Saturday, February 23, 2008

Betty Bryant: August 4, 1929 - January 16, 2008

Several weeks ago I lost my grandmother, Betty, and have since been trying to cope, recover, believe it, honor her and most importantly...grieve.

Why is grief so difficult? I get the whole sad part and I figured I was ok with that stuff, but when my mom called to tell me Gram had passed, I just went on with my day. Even at the time, it felt really wrong to do that because it totally downplayed her importance to me. But I was so far away and the things my mom was talking to me about: funeral plans, services, what the nurses said... became a nuisance and I could not deal. What bothered me most was that at that time, the hour before I was to go start babysitting, the only memory I could come up with was sitting at Grams kitchen table playing cards with her.

"Were you close?" people might ask.

Let me think....

Did we have heart to heart talks about the meaning of life? No.

Did we log hours and hours together playing cards? Yes.

In fact the running family tease was how she thought I was a genius because I always managed to win at the color matching memory card game we played. She told my Mom that I must be really something to hardly make a mistake and my mom of course pointed out that I was cheating by seeing the colors reflected on the shiny white surface of the table. Well, she thought that was just as smart since it tricked her.

I don't know why I think closeness with Grandma should equal Norman Rockwell pie baking and Thanksgiving Dinners. I mean, we spent a LOT of precious time together, sitting at that white enamel kitchen table playing games and watching soap operas. I don't remember a time when my gram walked without her walker, which made her a readily available babysitter for me. She was there, at her table, always, watching cars go by and sometimes picking up the phone to answer people's questions about fire permits. (My Grampa was the fire chief) For nearly twenty years after she was moved into the nursing home, her table remained in the same place, arranged just how she liked it, until the house was sold and torn down a couple of years ago.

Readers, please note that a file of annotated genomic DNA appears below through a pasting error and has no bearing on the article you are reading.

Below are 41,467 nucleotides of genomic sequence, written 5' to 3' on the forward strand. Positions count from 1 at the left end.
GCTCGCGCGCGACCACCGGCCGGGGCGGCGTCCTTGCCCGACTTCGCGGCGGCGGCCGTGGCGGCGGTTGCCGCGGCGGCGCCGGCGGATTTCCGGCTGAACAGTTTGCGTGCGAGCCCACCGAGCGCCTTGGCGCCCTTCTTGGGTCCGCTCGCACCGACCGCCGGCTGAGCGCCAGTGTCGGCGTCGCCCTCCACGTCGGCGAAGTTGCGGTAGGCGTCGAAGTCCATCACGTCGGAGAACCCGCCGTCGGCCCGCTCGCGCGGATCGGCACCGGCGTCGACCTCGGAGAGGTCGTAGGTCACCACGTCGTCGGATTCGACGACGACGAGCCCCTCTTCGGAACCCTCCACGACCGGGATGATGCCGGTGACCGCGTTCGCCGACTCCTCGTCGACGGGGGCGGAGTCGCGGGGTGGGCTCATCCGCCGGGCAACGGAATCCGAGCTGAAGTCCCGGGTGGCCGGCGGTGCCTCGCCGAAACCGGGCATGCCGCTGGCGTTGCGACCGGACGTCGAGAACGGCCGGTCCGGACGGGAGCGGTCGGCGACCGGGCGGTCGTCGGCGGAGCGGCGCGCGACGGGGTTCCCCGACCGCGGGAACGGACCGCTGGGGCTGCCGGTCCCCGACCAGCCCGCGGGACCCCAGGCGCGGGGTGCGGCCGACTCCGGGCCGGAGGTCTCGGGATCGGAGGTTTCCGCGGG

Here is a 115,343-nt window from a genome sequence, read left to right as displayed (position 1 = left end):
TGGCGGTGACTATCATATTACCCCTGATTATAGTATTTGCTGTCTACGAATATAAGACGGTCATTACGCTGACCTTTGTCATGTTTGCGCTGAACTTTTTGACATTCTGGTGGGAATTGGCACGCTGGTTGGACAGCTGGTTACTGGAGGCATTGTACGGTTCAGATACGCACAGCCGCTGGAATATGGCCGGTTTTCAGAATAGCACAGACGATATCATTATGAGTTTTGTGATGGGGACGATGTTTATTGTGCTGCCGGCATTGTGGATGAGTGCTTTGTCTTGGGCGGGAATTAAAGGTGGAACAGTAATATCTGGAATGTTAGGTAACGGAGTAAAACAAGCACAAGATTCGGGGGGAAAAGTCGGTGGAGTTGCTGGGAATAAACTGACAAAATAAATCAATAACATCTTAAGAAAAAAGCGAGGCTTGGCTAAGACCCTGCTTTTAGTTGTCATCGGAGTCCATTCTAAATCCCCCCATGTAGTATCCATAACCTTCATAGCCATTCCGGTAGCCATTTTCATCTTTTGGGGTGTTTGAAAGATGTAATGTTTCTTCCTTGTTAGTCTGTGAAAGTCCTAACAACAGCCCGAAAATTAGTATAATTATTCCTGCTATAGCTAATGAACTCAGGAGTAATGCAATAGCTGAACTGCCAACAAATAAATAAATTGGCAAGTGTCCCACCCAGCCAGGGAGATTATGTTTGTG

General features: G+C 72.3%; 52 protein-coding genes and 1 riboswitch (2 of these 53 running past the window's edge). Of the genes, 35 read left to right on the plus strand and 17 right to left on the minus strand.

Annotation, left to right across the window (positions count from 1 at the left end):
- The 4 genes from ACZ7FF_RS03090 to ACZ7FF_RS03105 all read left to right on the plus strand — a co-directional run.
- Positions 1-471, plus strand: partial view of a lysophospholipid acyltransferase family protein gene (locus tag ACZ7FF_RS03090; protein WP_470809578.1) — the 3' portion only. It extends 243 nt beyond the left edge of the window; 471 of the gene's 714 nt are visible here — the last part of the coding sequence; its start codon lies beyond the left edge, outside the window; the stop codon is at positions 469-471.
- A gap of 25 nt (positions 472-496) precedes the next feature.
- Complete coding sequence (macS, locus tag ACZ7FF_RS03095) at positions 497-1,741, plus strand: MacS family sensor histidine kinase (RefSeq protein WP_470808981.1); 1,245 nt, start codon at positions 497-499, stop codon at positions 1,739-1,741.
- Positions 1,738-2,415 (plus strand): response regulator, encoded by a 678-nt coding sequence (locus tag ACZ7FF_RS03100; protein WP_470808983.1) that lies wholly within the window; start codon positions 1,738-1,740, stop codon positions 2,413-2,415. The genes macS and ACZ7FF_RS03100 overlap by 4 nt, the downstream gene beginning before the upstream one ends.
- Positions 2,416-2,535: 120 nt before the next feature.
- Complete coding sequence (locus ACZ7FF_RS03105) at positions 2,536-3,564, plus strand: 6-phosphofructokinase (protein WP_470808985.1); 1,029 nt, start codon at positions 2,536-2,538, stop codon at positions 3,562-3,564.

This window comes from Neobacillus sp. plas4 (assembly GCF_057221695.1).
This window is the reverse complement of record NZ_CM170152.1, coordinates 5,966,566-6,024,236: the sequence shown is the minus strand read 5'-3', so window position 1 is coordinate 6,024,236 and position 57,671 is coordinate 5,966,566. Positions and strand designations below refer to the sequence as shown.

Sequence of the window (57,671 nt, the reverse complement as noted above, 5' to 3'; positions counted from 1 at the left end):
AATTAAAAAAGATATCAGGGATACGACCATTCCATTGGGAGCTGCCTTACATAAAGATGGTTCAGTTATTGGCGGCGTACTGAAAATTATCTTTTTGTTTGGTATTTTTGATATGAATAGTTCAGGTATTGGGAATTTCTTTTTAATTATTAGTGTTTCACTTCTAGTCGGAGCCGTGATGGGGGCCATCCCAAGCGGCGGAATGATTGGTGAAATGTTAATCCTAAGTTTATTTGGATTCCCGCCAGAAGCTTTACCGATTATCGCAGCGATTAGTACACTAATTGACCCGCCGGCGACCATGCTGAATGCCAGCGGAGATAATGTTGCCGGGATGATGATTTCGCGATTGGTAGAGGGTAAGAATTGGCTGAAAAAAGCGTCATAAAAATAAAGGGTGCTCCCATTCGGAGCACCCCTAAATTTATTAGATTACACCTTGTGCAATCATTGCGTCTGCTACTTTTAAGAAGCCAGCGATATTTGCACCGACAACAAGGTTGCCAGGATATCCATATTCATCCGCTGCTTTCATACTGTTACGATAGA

I was so lucky to grow up with my grandparents living right down the street, within walking distance. They lived right on Main street, at the bottom of the hill to our house, so it was a natural gathering spot. On our way home, mom would always stop us in to say hi. Grams sisters Wilma, Colleen and Barbara who lived right in town too, would do the same. Whenever the "Chief's" car was parked outside, some fireman was bound to pop in as well. While tearing down the house was a family decision, it is still sad to make the drive home now and not see the familiar red house. Amazingly, my mom had the patience and stamina to empty out all of the precious objects, before the house was demolished. She saved a lot of great kitchen stuff just for me and I am so very, very happy to have it in my Brooklyn apartment.

I wanted to honor my Gram by posting all of the things of hers I use almost every day. I don't know how she truly felt about any of these things, but just the fact that they were hers means the world to me. I think of you Gram, every time I touch these.

For my sewing supplies

jewels and buttons
the best ice cream scoop ever!

mixing bowls

cereal bowls


dish towel and mixer

I remember these measuring cups clanking when we opened the cupboard! The pastry blender is awesome.

embroidery forms and crochet hooks

A slip and my favorite necklace... although Gram didn't know who the pictures were of. I asked her last summer when I visited. It's a big mystery.

4 comments:

Doum said...
This comment has been removed by a blog administrator.
Kj said...

this is a beautiful tribute Kim, both to your grandmother, and to your love for her.

Honey Flower said...

So lovely... I have some of my grandmothers things from her old house and it is always comforting to see them in my everyday surroundings.

Brite Lines said...

You've honored her amazingly, Kim, this post brought a tear to my eye. I was trying to figure out how to do the same thing when my grandma bayer passed in December, and just couldn't get it right. I'm sorry she passed, I remember her and your grandpa fondly. xoxo